The world's output of scientific papers increased exponentially from 1700 to 1950.
One online source is this article (which is concerned with what has happened since then). The author displays a graph (whose source is a 1961 book entitled "Science since Babylon" by Derek da Solla Price) showing exponential increase in the cumulative number of scientific journals founded; an increase by a factor of 10 every 50 years or so, with around 10 journals recorded in 1750.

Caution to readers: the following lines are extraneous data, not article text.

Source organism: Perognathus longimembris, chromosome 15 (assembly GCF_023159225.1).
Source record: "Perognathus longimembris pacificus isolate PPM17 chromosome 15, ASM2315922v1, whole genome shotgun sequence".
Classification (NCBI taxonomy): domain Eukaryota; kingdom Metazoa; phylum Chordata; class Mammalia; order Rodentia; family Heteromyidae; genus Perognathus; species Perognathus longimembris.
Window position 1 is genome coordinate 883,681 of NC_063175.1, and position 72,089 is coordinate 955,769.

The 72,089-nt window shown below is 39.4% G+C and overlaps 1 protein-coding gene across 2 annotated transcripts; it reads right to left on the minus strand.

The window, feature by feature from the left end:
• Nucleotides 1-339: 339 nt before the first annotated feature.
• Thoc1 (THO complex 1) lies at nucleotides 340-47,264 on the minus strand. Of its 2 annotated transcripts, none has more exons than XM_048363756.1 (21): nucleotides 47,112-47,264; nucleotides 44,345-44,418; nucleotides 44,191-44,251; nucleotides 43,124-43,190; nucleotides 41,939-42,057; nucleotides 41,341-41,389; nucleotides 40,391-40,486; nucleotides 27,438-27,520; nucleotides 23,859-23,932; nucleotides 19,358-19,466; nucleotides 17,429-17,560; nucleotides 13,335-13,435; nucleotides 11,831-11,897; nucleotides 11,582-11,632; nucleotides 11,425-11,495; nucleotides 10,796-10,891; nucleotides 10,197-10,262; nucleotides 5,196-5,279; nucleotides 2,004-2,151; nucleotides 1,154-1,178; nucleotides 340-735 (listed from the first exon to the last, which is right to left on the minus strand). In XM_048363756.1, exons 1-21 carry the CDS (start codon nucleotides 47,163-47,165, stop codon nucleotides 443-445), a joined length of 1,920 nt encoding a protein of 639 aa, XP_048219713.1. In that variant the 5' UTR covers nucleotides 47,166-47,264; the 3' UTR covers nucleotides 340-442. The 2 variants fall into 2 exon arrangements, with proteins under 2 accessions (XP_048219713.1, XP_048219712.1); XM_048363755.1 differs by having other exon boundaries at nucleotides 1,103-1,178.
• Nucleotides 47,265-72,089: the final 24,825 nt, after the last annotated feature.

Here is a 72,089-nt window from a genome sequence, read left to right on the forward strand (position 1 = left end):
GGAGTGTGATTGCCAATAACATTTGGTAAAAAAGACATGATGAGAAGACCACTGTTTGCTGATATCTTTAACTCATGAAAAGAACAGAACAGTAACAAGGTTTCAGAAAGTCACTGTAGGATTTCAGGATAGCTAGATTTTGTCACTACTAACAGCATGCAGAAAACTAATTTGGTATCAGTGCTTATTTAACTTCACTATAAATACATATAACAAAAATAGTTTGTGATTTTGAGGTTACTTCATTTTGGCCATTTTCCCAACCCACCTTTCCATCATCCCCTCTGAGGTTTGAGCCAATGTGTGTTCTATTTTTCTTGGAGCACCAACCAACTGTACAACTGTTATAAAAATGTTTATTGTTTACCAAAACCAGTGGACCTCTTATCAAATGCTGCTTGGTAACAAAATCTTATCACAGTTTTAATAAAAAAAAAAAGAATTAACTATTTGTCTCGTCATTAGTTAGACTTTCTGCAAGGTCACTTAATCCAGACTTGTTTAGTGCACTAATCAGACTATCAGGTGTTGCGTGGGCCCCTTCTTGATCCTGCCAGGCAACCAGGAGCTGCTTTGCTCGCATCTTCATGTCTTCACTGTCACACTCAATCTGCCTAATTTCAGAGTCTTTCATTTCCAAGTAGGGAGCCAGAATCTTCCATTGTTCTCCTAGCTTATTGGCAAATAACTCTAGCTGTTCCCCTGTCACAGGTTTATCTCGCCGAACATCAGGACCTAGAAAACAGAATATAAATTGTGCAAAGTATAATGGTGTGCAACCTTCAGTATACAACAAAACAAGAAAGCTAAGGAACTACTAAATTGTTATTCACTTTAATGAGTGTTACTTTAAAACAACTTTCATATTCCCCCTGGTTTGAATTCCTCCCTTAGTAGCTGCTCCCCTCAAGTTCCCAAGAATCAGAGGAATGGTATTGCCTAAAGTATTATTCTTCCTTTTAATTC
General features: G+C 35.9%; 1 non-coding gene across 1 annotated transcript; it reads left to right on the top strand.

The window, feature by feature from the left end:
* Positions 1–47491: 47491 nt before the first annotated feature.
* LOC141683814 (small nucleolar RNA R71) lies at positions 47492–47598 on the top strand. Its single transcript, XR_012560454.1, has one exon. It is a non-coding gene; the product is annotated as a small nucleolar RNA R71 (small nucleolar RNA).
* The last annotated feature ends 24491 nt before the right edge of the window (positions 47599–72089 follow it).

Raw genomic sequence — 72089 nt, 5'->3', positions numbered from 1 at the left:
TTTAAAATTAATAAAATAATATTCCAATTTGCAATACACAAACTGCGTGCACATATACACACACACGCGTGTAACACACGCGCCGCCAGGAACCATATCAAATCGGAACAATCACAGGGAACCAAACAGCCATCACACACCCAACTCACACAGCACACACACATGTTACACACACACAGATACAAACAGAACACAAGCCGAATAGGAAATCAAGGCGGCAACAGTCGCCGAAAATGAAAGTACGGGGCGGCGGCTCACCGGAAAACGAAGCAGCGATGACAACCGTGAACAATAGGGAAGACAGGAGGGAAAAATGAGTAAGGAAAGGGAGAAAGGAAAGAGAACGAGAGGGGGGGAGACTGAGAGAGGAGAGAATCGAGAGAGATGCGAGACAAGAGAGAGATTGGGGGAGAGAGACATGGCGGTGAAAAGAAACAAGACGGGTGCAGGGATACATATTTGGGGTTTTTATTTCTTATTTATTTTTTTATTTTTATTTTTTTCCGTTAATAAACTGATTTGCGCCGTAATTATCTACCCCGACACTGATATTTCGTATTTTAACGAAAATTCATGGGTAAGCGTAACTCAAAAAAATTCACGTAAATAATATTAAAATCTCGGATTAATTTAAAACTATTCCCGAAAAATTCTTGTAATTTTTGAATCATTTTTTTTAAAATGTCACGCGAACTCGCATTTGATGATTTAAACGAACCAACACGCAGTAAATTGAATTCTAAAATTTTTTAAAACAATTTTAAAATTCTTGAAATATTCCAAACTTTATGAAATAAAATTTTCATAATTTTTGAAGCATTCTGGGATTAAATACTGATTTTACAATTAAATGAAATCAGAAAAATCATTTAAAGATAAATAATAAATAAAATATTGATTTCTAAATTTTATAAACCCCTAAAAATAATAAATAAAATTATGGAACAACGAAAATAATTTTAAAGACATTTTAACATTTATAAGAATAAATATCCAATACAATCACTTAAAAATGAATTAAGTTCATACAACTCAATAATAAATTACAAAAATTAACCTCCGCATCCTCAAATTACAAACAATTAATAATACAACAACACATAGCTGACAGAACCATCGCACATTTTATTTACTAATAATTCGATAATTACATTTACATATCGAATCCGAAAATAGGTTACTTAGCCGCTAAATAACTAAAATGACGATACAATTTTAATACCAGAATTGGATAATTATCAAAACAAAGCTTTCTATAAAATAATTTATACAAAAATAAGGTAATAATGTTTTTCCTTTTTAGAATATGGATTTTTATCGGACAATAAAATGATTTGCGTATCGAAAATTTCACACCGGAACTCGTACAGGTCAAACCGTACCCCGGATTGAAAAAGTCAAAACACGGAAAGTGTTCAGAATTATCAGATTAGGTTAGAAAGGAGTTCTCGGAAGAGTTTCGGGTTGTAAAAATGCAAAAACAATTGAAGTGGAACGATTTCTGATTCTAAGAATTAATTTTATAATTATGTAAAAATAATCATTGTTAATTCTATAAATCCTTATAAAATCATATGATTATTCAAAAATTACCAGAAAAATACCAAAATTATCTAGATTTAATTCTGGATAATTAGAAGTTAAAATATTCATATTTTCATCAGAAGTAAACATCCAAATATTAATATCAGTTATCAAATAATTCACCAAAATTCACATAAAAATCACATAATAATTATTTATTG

Perhaps someone can locate similar statistics specific to mathematics, but it's reasonable to expect the same pattern. If so, it is a long time since any individual could follow the primary mathematical literature in anything close to its entirety.
But then, gobbling papers is not how leading mathematicians (or scientists) actually operate.
By making judicious choices of what to pursue when, and with sufficient brilliance and vision, it is possible even today to make decisive contributions to many fields. Serre has done so in, and between, algebraic topology, complex analytic geometry, algebraic geometry, commutative algebra and group theory, and continues to do so in algebraic number theory/representation theory/modular forms.